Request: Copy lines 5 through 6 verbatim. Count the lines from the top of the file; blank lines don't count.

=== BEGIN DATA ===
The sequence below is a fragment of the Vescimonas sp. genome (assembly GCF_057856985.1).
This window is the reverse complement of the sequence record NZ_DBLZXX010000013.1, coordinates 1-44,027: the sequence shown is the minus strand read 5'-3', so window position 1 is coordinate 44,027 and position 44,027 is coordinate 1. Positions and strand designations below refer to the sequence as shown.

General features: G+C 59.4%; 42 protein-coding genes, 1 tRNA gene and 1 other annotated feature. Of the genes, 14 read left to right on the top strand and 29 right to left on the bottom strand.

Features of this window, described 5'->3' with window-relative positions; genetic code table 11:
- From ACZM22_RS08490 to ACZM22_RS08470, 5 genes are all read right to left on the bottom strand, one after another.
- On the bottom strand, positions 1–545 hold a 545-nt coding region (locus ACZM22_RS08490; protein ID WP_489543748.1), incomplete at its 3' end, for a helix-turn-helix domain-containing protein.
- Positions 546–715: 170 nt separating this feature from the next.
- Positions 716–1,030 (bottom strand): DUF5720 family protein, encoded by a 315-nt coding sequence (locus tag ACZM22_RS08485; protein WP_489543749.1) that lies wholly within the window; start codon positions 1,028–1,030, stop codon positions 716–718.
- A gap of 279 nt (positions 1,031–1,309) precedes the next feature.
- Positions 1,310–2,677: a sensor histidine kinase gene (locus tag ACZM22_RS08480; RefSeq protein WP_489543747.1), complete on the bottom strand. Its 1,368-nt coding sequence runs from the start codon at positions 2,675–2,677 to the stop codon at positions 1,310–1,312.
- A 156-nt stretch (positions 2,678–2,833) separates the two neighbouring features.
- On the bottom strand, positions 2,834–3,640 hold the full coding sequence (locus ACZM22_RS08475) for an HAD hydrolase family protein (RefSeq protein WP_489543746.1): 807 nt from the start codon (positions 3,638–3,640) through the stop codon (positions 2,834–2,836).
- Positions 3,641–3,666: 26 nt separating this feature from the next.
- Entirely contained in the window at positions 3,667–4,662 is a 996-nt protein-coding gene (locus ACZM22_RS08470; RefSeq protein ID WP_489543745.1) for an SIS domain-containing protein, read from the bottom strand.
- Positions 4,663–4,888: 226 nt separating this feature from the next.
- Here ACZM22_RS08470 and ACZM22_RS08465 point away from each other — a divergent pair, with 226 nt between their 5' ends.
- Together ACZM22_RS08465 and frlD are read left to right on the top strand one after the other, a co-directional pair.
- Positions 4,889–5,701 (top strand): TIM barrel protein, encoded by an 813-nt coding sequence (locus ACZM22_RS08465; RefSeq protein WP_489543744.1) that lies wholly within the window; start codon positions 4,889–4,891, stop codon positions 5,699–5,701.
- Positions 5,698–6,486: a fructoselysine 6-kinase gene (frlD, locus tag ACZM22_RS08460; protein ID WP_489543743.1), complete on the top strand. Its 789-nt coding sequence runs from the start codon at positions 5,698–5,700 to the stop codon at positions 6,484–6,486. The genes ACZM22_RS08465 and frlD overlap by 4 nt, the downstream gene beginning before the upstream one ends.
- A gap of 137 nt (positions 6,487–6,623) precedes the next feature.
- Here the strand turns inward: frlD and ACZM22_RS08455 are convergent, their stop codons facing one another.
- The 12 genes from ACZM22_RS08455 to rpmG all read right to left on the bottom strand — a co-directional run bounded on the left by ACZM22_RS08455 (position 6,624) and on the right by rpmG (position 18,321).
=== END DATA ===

- From ACZM22_RS08490 to ACZM22_RS08470, 5 genes are all read right to left on the bottom strand, one after another.
- On the bottom strand, positions 1–545 hold a 545-nt coding region (locus ACZM22_RS08490; protein ID WP_489543748.1), incomplete at its 3' end, for a helix-turn-helix domain-containing protein.